George J. Mitchell Oral History Project
 

Interviewee

Frank P. Wood

Interviewer

Andrea L’Hommedieu

Date

2-25-2010

ID Number

GMOH 196

Document Type

Interview

Subject Headings

Benoit, Larry, Humor, Maine gubernatorial campaign (1974), Maine legislature, Maine politics, U.S. Senate campaign (1982), U.S. Senate campaign (1988)

Abstract

Biographical Note
Frank P. Wood was born in 1949 in Sanford, Maine. His father was Lawrence Wood, a farm machinery salesman, and his mother was Arlene Wood, a secretary and college administrator. He became interested in politics at an early age, working on campaigns throughout the 1960s, 1970s and 1980s. He served in the Maine legislature from 1977 to 1985, serving on the Taxation and Agriculture committees.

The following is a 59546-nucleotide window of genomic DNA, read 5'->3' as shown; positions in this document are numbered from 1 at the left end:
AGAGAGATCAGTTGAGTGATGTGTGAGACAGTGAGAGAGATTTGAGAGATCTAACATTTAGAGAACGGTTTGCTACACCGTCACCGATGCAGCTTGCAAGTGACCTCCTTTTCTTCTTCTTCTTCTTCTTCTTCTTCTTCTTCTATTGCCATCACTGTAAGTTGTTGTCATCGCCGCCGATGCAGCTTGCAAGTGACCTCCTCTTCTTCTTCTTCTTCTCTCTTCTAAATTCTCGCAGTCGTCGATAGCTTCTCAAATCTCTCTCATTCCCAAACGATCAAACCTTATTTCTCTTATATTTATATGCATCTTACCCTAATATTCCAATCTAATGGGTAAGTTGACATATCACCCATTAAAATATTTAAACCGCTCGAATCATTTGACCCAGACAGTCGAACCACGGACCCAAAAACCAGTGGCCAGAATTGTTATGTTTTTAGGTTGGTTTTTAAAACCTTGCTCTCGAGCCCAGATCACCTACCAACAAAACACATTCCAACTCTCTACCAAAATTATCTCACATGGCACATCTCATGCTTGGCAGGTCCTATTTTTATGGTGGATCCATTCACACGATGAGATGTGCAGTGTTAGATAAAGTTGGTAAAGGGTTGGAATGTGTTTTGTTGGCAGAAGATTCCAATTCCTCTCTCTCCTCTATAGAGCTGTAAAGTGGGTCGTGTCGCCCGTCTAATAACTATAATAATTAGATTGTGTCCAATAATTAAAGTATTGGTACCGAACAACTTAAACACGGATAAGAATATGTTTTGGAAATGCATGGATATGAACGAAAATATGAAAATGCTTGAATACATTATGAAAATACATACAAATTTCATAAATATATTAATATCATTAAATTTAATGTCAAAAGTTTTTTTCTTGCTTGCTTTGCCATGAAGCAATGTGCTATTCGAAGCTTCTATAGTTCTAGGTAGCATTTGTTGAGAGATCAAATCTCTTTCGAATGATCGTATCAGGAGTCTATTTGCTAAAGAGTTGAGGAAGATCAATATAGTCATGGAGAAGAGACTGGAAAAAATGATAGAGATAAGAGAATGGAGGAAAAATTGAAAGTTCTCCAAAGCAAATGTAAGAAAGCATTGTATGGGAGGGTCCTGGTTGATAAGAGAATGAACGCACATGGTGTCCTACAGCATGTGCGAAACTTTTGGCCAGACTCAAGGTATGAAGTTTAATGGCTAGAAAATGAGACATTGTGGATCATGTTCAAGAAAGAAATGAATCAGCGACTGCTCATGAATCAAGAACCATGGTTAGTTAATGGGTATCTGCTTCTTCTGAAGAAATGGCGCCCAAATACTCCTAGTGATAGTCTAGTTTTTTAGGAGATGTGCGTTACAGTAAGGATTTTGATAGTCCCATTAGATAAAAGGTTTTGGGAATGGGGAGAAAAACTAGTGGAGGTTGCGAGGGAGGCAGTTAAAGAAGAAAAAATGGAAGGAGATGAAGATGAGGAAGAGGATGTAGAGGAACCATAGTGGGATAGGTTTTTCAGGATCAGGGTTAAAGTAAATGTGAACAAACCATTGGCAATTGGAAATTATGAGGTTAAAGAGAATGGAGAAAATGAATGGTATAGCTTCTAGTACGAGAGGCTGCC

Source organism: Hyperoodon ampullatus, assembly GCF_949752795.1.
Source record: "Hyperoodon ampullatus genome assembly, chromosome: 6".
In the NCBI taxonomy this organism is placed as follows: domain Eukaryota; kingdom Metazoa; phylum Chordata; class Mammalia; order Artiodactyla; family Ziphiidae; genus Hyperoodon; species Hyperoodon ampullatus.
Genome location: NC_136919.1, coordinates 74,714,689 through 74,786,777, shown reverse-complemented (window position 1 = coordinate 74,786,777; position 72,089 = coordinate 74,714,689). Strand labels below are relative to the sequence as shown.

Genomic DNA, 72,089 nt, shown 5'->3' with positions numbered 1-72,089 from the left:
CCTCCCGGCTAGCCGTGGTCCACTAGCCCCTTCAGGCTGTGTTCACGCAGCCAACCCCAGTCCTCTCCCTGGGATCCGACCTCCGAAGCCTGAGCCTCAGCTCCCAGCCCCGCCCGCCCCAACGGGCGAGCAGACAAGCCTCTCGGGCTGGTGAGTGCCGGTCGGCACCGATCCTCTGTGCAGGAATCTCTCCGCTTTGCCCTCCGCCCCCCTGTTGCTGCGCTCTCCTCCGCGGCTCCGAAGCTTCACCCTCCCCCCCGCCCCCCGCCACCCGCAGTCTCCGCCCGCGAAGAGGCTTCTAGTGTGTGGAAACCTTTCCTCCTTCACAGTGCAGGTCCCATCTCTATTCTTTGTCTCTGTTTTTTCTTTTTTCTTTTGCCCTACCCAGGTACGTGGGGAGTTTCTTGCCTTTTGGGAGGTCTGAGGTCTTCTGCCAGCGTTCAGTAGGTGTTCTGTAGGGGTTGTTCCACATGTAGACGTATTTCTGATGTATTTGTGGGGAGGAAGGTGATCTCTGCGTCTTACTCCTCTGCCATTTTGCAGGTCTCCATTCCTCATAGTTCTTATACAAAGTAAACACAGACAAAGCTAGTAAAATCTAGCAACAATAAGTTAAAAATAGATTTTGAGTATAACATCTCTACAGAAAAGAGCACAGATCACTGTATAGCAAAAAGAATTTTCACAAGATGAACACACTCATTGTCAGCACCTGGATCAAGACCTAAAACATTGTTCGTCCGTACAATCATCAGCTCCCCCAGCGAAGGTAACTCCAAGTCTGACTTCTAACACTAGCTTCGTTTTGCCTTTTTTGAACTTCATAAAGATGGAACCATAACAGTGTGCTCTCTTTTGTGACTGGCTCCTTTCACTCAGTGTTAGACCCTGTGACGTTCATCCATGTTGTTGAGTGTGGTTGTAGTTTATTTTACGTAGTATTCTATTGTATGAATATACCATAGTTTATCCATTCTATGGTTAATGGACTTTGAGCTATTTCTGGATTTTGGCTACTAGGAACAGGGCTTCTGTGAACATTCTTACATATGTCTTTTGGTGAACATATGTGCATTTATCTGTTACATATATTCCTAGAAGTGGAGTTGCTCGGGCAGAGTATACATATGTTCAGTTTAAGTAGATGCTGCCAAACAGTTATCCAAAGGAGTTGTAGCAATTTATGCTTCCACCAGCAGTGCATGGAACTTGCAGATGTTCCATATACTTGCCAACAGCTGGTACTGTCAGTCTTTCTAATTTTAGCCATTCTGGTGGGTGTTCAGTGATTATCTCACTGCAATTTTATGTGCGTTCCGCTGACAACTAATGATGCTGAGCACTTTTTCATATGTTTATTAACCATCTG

Summary
Interview includes discussion of: meeting Mitchell while Wood was in college at USM; Mitchell and Ken Curtis; working with Larry Benoit on campaigns; Mitchell and Emery in 1982; the tide turning in favor of Mitchell; changes in Mitchell’s campaigns from 1974 to 1982 to 1988; Mitchell defeating Jasper Wyman in 1988; keeping up with current events during the campaigns; Mitchell’s sense of humor; and Mitchell’s legacy.

Restrictions

This recording and transcription are © 2011 Bowdoin College and are presented for private study, scholarship, or research only. For all other uses, including publication, reproduction, and quotation beyond “fair use” (Title 17, United States Code) permission must be obtained in writing from the George J. Mitchell Dept. of Special Collections & Archives, Bowdoin College Library, 3000 College Station, Brunswick, Maine 04011-8421, USA.

TEXT

Andrea L’Hommedieu: This is an interview for the George J. Mitchell Oral History Project at Bowdoin College. The date is February 25, 2010, and I am in Alfred, Maine, with Frank Wood, and this is Andrea L’Hommedieu. Frank, could you start just by giving me your full name.

Frank Wood: Frank P. Wood.